There is still a lot of work yet to be done. We need to scour our current curriculum to look for opportunities to open our students’ hearts without compromising our other goals and to do so in an organic way that makes the questions and meaning flow from the sources as opposed to being imposed upon them. We need to experiment with how one asks the right kinds of questions and in what order. We need to better articulate how one goes about creating a classroom environment where students feel safe sharing their feelings and emotions in general and about God in particular. We need to develop a better idea of what it means to be a teacher in such a classroom, how to be a fellow learner and not just a sage on the stage or guide on the side, and how developing these skill sets is possible for all or most teachers, not just those gifted ones who were born that way.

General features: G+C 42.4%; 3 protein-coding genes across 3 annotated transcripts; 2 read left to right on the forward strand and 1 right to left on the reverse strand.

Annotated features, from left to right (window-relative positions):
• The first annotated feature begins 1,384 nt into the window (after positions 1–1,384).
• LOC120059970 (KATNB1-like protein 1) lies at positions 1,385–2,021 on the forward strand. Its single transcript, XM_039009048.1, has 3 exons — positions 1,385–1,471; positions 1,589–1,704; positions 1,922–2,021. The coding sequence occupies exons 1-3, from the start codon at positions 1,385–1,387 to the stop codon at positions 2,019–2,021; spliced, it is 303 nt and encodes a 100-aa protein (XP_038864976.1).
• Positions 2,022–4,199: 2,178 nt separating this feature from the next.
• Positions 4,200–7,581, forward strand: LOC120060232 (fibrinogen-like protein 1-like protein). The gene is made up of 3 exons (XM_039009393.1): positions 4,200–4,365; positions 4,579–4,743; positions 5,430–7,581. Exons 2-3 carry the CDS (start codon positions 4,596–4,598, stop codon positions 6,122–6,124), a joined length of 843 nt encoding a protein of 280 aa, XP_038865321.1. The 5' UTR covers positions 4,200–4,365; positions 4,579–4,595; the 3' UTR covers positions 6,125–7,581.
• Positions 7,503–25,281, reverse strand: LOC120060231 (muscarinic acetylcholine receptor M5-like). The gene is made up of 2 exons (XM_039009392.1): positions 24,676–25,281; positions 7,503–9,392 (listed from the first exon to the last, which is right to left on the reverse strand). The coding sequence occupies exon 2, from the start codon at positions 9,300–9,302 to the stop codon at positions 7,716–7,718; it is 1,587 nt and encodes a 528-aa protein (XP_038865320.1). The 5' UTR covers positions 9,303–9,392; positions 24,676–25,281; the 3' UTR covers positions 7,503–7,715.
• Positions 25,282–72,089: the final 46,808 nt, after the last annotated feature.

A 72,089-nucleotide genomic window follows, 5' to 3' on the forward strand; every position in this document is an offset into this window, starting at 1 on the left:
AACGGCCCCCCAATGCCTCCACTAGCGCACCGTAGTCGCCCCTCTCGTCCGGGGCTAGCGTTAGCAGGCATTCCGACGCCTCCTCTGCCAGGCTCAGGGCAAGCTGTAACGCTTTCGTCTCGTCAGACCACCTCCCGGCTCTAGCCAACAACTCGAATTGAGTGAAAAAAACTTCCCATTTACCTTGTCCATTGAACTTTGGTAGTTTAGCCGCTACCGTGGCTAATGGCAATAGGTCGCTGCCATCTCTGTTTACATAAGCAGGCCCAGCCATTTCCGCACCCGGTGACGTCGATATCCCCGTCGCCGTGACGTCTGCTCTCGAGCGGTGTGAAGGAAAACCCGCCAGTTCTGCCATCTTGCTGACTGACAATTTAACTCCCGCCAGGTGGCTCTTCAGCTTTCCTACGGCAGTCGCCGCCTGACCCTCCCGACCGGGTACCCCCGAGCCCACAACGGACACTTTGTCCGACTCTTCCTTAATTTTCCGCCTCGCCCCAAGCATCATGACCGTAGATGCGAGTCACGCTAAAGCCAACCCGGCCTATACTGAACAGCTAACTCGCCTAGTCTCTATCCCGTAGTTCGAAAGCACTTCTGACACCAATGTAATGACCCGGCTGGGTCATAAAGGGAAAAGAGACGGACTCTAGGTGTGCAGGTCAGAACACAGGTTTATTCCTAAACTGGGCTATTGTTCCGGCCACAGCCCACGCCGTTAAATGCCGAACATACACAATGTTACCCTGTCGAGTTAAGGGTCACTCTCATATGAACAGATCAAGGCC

I’m not sure that this represents a radical shift in teaching, but rather an added layer that needs to be done in a thoughtful and deliberate way. One of the more challenging parts of education has been to stay abreast of developments in students’ lives so that we can adapt our methods or emphases or references accordingly. Rav Elisha Aviner once said that the mandate to “teach the child according to his way” applies not only to the individual needs of each child but to the changing needs of each generation as well. This generation is searching for meaning and connection. That, too, must now be a part of our mandate and our mission.

Jay Goldmintz

Jay Goldmintz

Rabbi Jay Goldmintz Ed.D. teaches at Maayanot Yeshiva High School. He is the author of the National Jewish Book Award-winning Koren Ani Tefillah Weekday Siddur and its companion Shabbat volume as well as numerous articles about curriculum, religious development, and religious parenting.

See all the previous issues of Jewish Educational Leadership

Notify of
Inline Feedbacks
View all comments